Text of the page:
San Francisco Police radio transcripts from the night of a deadly tiger attack revealed a chaotic scene at the San Francisco Zoo as zookeepers struggled to sedate the animal and medics refused to enter until they knew they would be safe.
Zoo employees also initially questioned whether early reports of the Dec. 25 attack were coming from a mentally unstable person, according to an 18-page log of communications from police dispatchers to officers and emergency responders at the scene.
Police spokesman Sgt. Neville Gittens declined to comment beyond the transcript released late Friday. Authorities have never indicated their response was hindered by any delays, and the police chief has praised officers for their quick action and collaborative work with the zoo staff.
Zoo officials on Saturday did not immediately return messages seeking comment.
The attacks killed 17-year-old Carlos Sousa Jr., whose throat was slashed while he tried to scare away the tiger. Two of Sousa's friends suffered bite and claw injuries. Paul Dhaliwal, 19, and Kulbir Dhaliwal, 23, were released from the hospital Saturday.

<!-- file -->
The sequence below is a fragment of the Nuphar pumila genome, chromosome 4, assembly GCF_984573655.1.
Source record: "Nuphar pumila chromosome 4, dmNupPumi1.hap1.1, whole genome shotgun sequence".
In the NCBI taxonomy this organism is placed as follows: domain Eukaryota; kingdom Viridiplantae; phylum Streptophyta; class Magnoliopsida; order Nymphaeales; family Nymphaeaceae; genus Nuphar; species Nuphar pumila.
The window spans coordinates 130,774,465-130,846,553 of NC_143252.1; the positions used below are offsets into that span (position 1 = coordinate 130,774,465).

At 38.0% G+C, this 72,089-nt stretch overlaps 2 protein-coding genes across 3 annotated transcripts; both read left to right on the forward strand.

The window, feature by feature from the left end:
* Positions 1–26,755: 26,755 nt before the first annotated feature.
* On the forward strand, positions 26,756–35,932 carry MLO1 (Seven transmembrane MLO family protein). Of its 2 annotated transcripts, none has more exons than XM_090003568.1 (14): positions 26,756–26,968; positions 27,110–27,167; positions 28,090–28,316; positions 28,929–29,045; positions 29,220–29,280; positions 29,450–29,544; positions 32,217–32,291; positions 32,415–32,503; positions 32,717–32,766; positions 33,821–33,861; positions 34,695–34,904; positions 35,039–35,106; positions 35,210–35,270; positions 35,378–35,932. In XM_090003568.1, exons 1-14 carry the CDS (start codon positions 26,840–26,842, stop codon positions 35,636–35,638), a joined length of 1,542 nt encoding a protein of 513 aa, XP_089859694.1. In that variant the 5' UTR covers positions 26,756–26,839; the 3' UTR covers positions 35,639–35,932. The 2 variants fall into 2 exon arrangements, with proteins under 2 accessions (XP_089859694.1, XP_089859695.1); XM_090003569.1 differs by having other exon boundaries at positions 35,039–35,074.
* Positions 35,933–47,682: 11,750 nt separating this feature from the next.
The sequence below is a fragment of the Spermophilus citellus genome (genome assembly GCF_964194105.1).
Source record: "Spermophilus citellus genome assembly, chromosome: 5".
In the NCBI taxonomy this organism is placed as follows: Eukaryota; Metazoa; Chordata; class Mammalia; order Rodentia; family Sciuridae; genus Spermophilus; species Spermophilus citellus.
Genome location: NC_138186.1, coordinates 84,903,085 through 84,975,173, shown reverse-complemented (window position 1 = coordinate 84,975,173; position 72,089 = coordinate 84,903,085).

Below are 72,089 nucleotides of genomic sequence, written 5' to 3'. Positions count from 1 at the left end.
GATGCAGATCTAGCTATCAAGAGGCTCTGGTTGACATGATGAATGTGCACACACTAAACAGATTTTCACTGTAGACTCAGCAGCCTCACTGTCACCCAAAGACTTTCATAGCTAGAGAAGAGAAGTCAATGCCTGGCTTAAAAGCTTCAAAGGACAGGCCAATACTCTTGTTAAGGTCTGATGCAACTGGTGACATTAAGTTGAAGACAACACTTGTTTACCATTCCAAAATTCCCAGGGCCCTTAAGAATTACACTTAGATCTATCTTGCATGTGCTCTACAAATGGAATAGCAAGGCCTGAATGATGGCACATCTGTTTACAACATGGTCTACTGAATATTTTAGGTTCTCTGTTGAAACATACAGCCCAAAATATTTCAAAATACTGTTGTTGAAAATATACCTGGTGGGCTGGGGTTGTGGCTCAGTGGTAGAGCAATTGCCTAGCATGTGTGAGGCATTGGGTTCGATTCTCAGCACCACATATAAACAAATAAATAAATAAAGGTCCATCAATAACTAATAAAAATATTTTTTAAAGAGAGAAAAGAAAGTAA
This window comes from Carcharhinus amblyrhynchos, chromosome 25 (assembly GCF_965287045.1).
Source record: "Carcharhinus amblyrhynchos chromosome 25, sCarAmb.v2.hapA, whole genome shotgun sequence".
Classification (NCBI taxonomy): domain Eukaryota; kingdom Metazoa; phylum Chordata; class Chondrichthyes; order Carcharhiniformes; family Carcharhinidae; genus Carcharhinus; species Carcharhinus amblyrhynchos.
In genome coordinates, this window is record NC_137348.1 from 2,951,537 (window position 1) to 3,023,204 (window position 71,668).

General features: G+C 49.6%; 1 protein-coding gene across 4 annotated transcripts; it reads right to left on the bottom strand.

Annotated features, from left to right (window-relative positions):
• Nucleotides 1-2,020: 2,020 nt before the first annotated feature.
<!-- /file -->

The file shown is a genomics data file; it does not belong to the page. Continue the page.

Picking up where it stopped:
The first report of an attack - a male bleeding from the head - came in at 5:08 p.m.
According to the logs, zoo personnel initially told police that two men reporting the escaped tiger might be mentally disturbed and "making something up," though one was bleeding from the back of the head.
But by 5:10 p.m., zoo employees reported that a tiger was loose. By 5:13 p.m., the zoo was being evacuated and locked down as fire department responders arrived at a zoo entrance. No one was allowed to go inside the zoo.
For several minutes, the medics refused to enter the zoo until it had been secured. Meanwhile, zoo keepers were trying to round up what they initially believed to be multiple tigers on the loose and hit them with tranquilizers.
"Zoo personnel have the tiger in sight and are dealing with it," reads a 5:17 p.m. note on the transcript.
The transcript does not indicate when police or emergency responders entered, but by 5:20 p.m. medics had located one victim with a large puncture hole to his neck. The tiger was still loose.
As medics attended to the victim, an officer spotted the tiger sitting down before it fled and began attacking another victim, according to the logs.
At 5:27 p.m., less than 20 minutes after the initial reports were made, the officers began firing, killing the 350-pound Siberian tiger.
It was unclear whether letting police and medics into the zoo sooner would have helped the victims or subjected emergency responders to greater danger with a tiger on the loose.